The Winner: the mix.
We were so surprised at the barely-baked state of the bakery cookies that we went back again to try them a few days later. On try two, the cookies we ordered were a bit less underdone (and the blueberry even had slightly crisp edges), though still pretty raw in the center.
A simple, understated cookie made with cornmeal and loads of butter, Milk Bar's corn cookie is an homage to cornflake cereal.
Bakery version ingredients: sugar, butter, unbleached wheat flour, corn powder, eggs, salt, leavening.
Mix version ingredients: sugar, flour, sweet corn, degermed yellow corn flour, salt, baking powder, sodium bicarbonate. At home, you have to add in: 16 tablespoons unsalted butter, 1 egg.
Again, the bakery cookies were underbaked—all were raw in the center. But tasters liked their distinctly "corny" flavor, which brought to mind a thick, moist, hunk of buttery cornbread with fresh kernels. The cookies from the mix were pretty different, tasting like top-quality sugar cookies: moist at the center, crisp at the edges, with a tender crumb and a pure buttery flavor. Unfortunately, they were lacking the nutty, sweet flavor of corn. Tasters enjoyed the mix, but felt like they weren't as unusual as the bakery cookies.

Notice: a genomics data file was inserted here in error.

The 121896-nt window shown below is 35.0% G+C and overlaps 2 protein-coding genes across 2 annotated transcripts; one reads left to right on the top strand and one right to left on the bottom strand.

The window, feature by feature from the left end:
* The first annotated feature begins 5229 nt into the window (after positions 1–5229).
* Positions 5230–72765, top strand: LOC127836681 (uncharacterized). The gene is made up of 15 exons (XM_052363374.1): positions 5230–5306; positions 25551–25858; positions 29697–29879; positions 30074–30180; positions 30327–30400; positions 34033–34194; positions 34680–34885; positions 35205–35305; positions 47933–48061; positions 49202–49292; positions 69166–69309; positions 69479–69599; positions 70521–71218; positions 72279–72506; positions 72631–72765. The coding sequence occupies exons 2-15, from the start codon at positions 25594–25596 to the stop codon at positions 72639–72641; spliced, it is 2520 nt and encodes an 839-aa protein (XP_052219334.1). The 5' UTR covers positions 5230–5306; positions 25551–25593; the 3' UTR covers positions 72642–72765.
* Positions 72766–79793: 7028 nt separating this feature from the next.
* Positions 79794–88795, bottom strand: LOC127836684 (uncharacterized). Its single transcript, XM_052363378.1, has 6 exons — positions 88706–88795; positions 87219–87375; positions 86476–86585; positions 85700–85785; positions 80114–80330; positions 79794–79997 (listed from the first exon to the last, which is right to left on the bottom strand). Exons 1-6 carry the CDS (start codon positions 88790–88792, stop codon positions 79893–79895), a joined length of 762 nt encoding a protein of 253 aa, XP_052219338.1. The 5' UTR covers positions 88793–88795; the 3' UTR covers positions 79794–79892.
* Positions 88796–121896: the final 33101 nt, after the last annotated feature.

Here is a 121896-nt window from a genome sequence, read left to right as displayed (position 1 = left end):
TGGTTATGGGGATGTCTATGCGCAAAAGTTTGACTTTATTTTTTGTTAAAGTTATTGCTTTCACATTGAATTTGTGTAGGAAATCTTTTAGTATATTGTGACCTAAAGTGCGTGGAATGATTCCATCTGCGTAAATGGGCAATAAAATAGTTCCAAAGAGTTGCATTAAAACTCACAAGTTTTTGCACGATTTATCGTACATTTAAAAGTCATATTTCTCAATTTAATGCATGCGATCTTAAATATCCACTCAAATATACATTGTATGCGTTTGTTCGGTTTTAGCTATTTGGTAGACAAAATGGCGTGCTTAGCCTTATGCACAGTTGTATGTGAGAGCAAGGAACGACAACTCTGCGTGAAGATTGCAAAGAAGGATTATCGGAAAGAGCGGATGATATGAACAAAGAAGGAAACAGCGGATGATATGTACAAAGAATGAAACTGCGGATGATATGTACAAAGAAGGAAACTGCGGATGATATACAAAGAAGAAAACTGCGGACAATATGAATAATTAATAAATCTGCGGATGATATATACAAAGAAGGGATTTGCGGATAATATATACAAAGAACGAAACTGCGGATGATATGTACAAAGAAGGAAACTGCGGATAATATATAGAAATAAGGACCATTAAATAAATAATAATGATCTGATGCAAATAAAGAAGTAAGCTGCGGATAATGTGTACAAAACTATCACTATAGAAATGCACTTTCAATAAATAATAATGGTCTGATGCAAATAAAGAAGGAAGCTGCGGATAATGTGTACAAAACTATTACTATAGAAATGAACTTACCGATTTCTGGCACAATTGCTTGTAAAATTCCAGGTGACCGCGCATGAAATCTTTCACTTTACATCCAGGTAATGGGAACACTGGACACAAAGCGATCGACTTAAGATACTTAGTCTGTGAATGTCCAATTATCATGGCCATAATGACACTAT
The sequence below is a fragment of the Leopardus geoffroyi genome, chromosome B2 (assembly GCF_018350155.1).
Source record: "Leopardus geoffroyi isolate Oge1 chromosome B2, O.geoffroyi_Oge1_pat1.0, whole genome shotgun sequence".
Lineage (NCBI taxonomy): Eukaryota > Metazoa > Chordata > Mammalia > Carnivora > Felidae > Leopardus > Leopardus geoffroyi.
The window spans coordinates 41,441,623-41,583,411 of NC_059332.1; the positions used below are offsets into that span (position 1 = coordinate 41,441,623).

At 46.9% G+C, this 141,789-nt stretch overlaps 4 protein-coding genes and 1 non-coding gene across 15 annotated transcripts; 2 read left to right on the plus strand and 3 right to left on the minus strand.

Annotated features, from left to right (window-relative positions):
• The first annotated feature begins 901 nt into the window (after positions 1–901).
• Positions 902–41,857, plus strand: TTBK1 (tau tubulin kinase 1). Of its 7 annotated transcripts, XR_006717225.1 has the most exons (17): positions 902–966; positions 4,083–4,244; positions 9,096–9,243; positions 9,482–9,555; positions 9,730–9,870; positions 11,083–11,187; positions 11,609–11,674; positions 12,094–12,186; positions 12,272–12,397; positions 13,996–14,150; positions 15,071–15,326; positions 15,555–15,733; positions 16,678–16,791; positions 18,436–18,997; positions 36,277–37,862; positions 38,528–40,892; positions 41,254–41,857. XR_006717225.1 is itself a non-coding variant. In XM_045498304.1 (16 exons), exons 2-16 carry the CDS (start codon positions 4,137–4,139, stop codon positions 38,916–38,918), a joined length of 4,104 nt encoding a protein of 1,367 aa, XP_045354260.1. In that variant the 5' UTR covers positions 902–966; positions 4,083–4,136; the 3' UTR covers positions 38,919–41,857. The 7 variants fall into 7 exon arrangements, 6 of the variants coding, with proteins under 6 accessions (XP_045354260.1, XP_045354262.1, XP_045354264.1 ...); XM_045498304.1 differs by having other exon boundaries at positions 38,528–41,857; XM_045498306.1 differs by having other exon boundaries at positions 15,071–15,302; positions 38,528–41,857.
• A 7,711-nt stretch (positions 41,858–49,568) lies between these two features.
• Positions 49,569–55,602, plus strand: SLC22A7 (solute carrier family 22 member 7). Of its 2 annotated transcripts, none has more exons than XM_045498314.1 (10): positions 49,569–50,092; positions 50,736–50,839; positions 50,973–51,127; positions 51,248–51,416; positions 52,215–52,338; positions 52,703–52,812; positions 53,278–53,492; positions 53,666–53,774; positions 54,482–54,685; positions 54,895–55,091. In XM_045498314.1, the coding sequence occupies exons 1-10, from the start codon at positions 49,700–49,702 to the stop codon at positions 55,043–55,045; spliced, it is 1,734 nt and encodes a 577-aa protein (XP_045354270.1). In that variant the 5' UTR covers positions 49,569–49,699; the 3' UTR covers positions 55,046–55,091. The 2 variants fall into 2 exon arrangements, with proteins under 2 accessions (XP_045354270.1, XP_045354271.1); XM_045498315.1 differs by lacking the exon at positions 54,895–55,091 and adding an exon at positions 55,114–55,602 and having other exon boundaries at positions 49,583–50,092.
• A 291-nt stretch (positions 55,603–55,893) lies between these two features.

The Winner: Bakery-bought.
Conclusion and a Little Math
The brilliance of all of these cookies is in creativity required to come up with them. Who but Christina Tosi would think to add coffee grinds and potato chips to cookie dough, or come up with the idea for milk crumbs?
Even though we found some flaws with her new line of mixes, the cookies they yield are still far more delicious than any you would get from a supermarket cookie mix. If you don't live in New York and want to get a glimpse of what all the Milk Bar hype is about, it would be worth it to stop by Williams-Sonoma and pick up the Compost Cookie mix (our top pick).
But better yet, roll up those sleeves and bake some of Christina Tosi's recipes from scratch. Consider the cost: this Blueberry & Cream Cookies recipe yields 35 cookies for $19.61, about 56 cents a cookie. It'll cost $16 for the mix plus $1.38 in additional ingredients to make 9 cookies, about $1.93 per cookie. (If you ordered the baked cookies online, you pay $2 per cookie. At the bakery, you can get a dozen for $20, so they come out to $1.66.)* The Corn Cookie recipe comes out to $12.96 for 13 cookies—so each cookie is 99 cents, compared with $1.52 per cookie for the mix. The Compost Cookie recipe comes to $15.85 for 15 to 20 cookies, so each one costs between 79 cents and $1.06, compared with $2.04 a cookie for the mix. In every case, following the recipe from scratch is cheapest.
Added bonus? You get to take all the credit for making them yourself.
*Cookie costs for making at home according to the recipes were calculated based on the average online cost of basic pantry ingredients prorated for the volume called for in the recipe. For specialty items that you might not have at home, like milk powder, potato chips, or dried blueberries, we added the entire cost of the smallest package available online.